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Best Practice Exchange

We hosted a best practice exchange with international experts and educators to transfer global best practice and champion higher quality training standards within the UK.


Key learnings

The difference in variation in the qualification dependent on where Colin believes the variations in the qualification dependent on where the learner is based in the UK Is an issue. There is different content and aspects covered within each country. The skill has become somewhat fragmented essentially splitting the trade into three qualifications; Plastering, drylining and fibrous plastering whereas historically all three of these aspects were covered within the one specific City and Guilds qualification. As the International Training manager, Colin would prefer for learners to have a good all-round knowledge base on all aspects of the trade.  Colin believes the new qualifications that are coming in will help improve this but there will still be significant gaps in learners achieving a more rounded qualification.

Competition is what lifts a plasterer to a WorldSkills level plasterer.  It doesn’t matter if it’s in the classroom or workshop, developing small or large “pressure tests” and creating that competitive environment and atmosphere will raise the level of learners.  Competitions help drive standards and passion in young people. Another important aspect is involving the learners in the marking process of their work to understand where marks are won and lost.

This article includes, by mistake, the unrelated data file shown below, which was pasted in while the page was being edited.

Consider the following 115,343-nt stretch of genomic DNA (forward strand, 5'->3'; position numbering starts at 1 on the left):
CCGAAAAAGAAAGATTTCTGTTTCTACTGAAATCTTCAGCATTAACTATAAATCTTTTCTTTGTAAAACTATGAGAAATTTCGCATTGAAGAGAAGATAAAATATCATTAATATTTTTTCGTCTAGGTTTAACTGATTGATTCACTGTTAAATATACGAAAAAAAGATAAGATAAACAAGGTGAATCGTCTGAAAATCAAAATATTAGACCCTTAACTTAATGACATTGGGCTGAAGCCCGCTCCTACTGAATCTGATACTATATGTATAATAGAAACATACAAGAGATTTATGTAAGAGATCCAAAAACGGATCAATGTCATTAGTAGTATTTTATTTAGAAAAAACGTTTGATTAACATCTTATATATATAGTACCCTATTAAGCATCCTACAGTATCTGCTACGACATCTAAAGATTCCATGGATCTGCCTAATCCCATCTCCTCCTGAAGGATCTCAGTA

The importance of having the ability to plan accordingly cannot be stressed enough. It is crucial whilst it’s not specifically a technical skill gap, Colin stressed the importance of learners having the ability to plan accordingly. It is crucial to be able to plan their work properly, sequencing operations and allocating a suitable amount of time based on the required drying time. This could also be described as multitasking. For example, rather than standing around after putting a finishing coat on one wall and waiting for it to dry the learners should be finishing taping and jointing on another. It’s a common theme seen all the way from regional competitions right through to onsite work. In summary this planning process transfers into everyday working life; Think your way through the process. Use a watch. Prepare your tools accordingly. Arrive on time. Prep your work area.

Virtual International Pressure Test

This Virtual International Pressure Test took place between WorldSkills UK Squad member Brendan Duddy and WorldSkills Brazil Squad member Leo Carvalho, supported by WorldSkills UK expert Colin McCaughey and WorldSkills Brazil expert Flavia Louise Arnold. The competition consisted of 4 modules and the competitors had 16 hrs to complete the test project.

Countries that took part

Details of the Virtual International Pressure Test

This virtual International Pressure Test was designed to replicate a normal WorldSkills Competition and the competitors were tasked with completing an adapted version of the WS Kazan 2019 Test Project.

  • DAY 1 – Module 1 & 2 WS 2019 Kazan build and insulation module

  • DAY 2 – Module 3 WS 2019 Kazan finishing module

  • DAY 3 – Module 4 WS 2019 Kazan Speed test using moulds adapted for this module


Illustration of Gold Medal

Leo Carvalho


Illustration of a silver medal

Brendan Duddy


“We felt honoured to receive the invitation.  It felt like a  real competition and this contributed a lot to our growth. We were able to recognise failures and points for improvement. The opportunity to share techniques and best practice with other experts is always enriching for everyone”.

Flavia Louise Arnold, WorldSkills Brazil expert

“It was really great to test myself against a fellow WorldSkills International competitor. I learnt a lot and got a better understanding of how marks are won and lost”

Brendan Duddy, WorldSkills UK squad member

WorldSkills Occupational Standards

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